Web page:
The study also found that solo private practitioners and private primary clinics, as well as early stakeholders generally understood that mandatory TB notification is an important public health policy that contributes to improving case finding and is aimed to reduce drop-out rates for TB patients. They are ready to cooperate and contribute when there is a clear system and practical mechanism. The following excerpts reflect this need for intervention coherence and cooperation with the new TB notification policy.

“I do not think there’s any additional obligation for this notification. Because after all, if not reported eventually can’t be traced”

(GP of private primary clinic)

“There is no policy, for example in the city, that each of the Primary Health Center has to coordinate with the private sector in the area“

(Policy maker of Yogyakarta Health Office)

“For officially coordinating solo private practices and private clinics, frankly we do not dare yet because there is no mechanism and instruction yet from the [municipal] health office, we don’t want to bypass them, we’re ready if [the mechanism and instruction are] clear”

(Head, Health Center)

We observed some pattern variations of these constructs across characteristics of PPs (Table 3). Among GPs in solo private practices, the seniors notably expressed more burden and ethicality of mandatory TB case notification. Those who also served as civil servant during the day notably expressed less burden and ethicality of mandatory TB case notification. Among the specialists, burden and ethicality of mandatory TB case notification is more expressed by the pulmonologists.

Table 3 Summary of the prospective acceptability of mandatory TB notification among private practitioners in Yogyakarta, Indonesia

Discussion

Our study highlighted critical issues which need to be addressed in ensuring acceptability of mandatory TB case notification. We found that that PPs may not notify TB cases due to a lack of policy knowledge. A study in India also highlighted that introduction of PPs to the notification program and their understanding about the importance and support for the notification program strongly determined their long-term involvement [16].

Mandatory TB notification and its potential penalties were also felt as burdensome by PPs in our study. In general, participation in any intervention involves time and cost, and often much cognitive effort, to foster individual confidence in engaging in a new intervention [8]. Thomas et al. [16] suggest that to facilitate effective TB notifications among solo PPs, user-friendly intervention strategies with different options can be used, especially smartphone media, such as direct telephone calls, SMS, or applications. Another study in India demonstrated that online case reporting platform improved accessibility to reporting for private providers, however remains time-consuming and require the support of an intermediary NGO to deal with the amount of required data [17].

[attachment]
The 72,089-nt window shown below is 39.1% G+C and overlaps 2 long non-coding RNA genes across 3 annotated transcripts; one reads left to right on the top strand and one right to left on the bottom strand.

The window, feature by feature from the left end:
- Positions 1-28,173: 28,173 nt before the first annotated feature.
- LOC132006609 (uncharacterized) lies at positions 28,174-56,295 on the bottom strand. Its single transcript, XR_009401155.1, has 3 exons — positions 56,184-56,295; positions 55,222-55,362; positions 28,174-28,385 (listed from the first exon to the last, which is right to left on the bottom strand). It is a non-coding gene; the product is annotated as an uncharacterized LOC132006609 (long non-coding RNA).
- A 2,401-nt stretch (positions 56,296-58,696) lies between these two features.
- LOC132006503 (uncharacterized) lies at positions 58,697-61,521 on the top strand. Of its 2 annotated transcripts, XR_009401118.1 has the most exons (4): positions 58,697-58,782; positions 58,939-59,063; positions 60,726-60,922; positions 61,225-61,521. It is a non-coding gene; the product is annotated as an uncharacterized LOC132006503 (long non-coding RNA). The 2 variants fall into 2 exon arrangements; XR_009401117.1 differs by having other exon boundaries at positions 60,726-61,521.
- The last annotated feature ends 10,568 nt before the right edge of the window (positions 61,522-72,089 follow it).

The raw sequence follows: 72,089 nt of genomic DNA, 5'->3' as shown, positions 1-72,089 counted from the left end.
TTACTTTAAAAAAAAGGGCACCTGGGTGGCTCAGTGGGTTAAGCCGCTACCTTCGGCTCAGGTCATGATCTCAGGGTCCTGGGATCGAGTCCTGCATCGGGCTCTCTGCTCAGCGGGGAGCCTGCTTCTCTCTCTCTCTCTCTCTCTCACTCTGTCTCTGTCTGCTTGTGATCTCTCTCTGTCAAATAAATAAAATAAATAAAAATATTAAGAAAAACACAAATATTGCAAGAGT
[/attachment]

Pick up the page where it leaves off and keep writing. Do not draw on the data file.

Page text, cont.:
There were ethical concerns among PPs in our study about patient’s privacy and patients potentially lost to other healthcare facility. In line with our finding, Thomas et al. [16] also found that some PPs feared that the notifications would lead to privacy concerns or interfere with patient confidentiality. Chowdhury et al. further argued that TB mandatory notification breach the patients’ right to confidentiality and that is particularly a matter of concern in a society where TB is widely stigmatized [18].

Additionally our findings emphasized the need for better intervention coherence. In line with Phalkey et al.’s [19] recommendations, the involvement of PPs requires periodic training, supportive supervision, and regular feedback to improve PPs’ compliance with the mandatory TB notification policy. Uplekar [20] described five practical components required to facilitate a fully operational mandatory TB notification system to work optimally: policies and regulations, systems and reporting mechanisms, service provider orientation, feedback, and monitoring and evaluation. A study in South India also highlighted the need for a complete and coherent approach for enhancing notification, including improving healthcare providers’ awareness regarding TB notifications requirement, establishing a single notification portal, digitally linking medical records and appointing one person to be responsible for notification [21]. There were notably some pattern variations of our findings across different characteristics of PPs. This underlines the need to customize the engagement approach to the characteristics of targeted PPs.